Hey there, time traveller!
This article was published 28/10/2013 (1391 days ago), so information in it may no longer be current.
A Mississauga-based developer is sinking some deep roots in Manitoba, with plans to open a regional headquarters here and to spend up to half a billion dollars over the next 10 years on new commercial developments in the province.
"We initially planned to do $100 million (worth of new developments) over five years," Kothari Developments Inc. vice-president Nizar Mawani said Monday, referring to plans unveiled last July by business partner Anupam Kothari, who is also the company's president.
"But now we'll be doing... up to $150 million in the next two years," Mawani said. "And in the next 10 years, we think there will be another $300 (million) to $350 million (worth of projects) going in."
The bulk of the projects will involve the development of new hotels, condominium complexes and apartment blocks in Winnipeg and rural centres. The rural centres they're interested in include Brandon, Thompson, Flin Flon, Steinbach, Winkler, Selkirk, Neepawa and Gimli.
Mawani said they'd also like to build a hotel/lodge in Churchill to tap into that northern town's burgeoning tourism industry. But that's several years down the road, he added.
He said they will be recruiting local investors to partner with on each project because those partners will be more familiar with their community and its needs. And in many cases, they may already have a piece of land waiting to be developed and just need a partner to help them develop it.
"Everybody wants to build in Winnipeg but nobody wants to go into these smaller places," he said. "But if somebody has a piece of land, we would be happy to partner with them." Kothari Developments' first foray into the Manitoba market was the development of the six-storey Hampton Inn by Hilton Winnipeg hotel, which opened in May on Berry Street near the Richardson International Airport.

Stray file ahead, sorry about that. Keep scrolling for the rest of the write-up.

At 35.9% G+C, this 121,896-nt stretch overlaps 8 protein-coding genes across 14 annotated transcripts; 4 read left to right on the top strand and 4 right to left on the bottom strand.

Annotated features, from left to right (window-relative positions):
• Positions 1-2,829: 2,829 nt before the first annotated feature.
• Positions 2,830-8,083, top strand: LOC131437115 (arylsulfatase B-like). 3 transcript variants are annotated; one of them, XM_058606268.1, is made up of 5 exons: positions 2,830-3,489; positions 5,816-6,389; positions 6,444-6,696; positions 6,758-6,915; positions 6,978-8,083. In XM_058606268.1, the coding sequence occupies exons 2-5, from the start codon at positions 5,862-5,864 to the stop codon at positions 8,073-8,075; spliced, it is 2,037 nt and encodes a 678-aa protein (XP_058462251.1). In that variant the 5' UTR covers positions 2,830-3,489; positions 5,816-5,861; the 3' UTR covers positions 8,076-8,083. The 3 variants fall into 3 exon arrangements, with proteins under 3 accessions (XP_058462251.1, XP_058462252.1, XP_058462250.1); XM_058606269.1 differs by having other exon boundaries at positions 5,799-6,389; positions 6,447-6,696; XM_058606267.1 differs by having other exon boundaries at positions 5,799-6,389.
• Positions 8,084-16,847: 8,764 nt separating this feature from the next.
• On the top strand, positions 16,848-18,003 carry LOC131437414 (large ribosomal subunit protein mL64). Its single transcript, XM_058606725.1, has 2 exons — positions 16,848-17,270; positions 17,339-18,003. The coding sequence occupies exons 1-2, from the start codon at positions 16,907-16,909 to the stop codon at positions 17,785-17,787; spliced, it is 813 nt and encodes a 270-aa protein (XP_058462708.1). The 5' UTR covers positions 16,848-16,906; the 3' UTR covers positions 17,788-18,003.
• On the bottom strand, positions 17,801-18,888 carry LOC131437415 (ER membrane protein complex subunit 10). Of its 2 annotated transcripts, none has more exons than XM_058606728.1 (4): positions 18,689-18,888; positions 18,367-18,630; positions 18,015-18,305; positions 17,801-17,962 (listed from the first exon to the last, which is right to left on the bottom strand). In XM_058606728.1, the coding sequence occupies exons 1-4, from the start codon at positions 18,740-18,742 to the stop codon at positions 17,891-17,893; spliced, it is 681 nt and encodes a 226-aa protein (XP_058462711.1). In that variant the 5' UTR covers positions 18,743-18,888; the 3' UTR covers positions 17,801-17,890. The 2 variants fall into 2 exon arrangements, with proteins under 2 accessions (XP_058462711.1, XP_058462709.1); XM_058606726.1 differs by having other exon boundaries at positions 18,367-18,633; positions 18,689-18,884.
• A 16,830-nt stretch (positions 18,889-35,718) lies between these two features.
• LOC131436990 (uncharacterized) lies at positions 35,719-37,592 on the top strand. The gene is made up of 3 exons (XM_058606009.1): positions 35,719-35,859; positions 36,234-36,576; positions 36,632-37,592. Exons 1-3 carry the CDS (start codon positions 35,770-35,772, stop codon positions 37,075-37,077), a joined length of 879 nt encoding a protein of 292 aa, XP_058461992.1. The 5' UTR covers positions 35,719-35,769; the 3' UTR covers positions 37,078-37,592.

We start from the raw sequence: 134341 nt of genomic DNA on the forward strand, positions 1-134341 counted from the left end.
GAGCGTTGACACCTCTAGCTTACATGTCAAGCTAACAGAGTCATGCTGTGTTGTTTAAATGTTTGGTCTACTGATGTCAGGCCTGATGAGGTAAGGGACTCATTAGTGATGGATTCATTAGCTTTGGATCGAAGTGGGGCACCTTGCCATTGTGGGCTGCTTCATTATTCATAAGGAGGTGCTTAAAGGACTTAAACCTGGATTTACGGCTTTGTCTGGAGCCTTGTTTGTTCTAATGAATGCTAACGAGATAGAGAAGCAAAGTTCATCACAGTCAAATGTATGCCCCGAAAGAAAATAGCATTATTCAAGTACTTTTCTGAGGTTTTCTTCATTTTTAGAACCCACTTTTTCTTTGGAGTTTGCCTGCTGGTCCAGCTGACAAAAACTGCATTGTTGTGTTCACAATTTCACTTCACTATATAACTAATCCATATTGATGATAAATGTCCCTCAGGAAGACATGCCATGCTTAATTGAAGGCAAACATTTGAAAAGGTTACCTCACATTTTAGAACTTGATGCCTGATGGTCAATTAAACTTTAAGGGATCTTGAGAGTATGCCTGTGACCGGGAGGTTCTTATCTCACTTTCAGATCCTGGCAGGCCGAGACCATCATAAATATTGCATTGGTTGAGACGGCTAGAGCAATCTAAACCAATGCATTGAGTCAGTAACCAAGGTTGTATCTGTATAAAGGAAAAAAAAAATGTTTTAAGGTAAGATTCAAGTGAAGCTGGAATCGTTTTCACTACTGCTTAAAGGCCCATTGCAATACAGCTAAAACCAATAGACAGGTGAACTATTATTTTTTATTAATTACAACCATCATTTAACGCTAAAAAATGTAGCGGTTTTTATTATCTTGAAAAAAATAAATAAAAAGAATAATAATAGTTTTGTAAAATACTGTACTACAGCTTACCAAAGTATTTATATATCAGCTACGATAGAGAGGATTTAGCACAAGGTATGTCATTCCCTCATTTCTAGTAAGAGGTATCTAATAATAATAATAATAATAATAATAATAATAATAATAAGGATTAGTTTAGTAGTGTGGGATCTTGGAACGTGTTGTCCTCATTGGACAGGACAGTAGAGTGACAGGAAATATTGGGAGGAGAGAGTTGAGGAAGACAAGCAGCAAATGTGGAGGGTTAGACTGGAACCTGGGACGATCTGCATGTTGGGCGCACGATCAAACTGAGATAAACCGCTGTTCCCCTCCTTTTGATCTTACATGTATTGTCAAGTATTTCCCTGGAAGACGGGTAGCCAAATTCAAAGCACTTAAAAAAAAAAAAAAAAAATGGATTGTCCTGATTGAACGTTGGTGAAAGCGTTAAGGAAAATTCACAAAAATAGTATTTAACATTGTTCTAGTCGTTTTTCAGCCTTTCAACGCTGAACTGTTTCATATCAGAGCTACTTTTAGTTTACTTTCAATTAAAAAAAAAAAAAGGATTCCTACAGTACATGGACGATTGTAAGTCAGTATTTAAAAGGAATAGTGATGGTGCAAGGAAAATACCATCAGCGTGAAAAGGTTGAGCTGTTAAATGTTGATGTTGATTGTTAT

And in a little over a month, it will begin work on a 52-unit condo complex on St. Mary's Road, called Van Hull Estates. Mawani said more than half of the units in the development have been sold, and they've hired a local real estate developer and construction-project manager -- Eugene Heinricks of Altona -- to oversee the project. It's expected to take about a year to complete.
The company, which is a member of the Kothari Group, has also purchased two other parcels of land in the city for two more multi-family residential developments. One will be a 50- to 60-unit condo complex to be built on Wilkes Avenue near the Golf Dome, and the other is a 300-plus-unit condo or apartment complex that will be built in Transcona.
Mawani said the Wilkes Avenue project is expected to get underway next spring, and work on the Transcona project should begin next fall. Both developments will take about 15 months to complete.
The new regional office for the Prairies -- the company is also looking to expand into the Saskatchewan and Alberta markets -- will be housed in a new three-storey, 9,000-square-foot building to be built adjacent to the Berry Street hotel. The hope is to have the building completed by the fall of next year.
The regional office will be housed on the top floor of the building, and the plan is to open a Turkish spa on the second floor and a brand-name restaurant on the ground floor.
Mawani said they're close to striking a deal with a national restaurant chain, and they're hoping to attract a local person to operate the spa.
"It will be in line with what's at the Inn at The Forks," he added. "It will be a world-class spa."
Kothari said last July the partners would like to build one or two more hotels in Winnipeg, and one each in Brandon and Thompson. Mawani said that's still the plan.
"We're looking for properties."
He said they decided to open an office in Winnipeg because of the volume of work they expect to be doing here over the next decade.
"Between the two of us, we will be spending at least 10 days of every month here. That's a third of our time," he said. "And we can hire local people for our local office and have them making decisions (about local projects), rather than someone in an office in Toronto."
He said to start, they expect to hire five to 10 local people for the new office.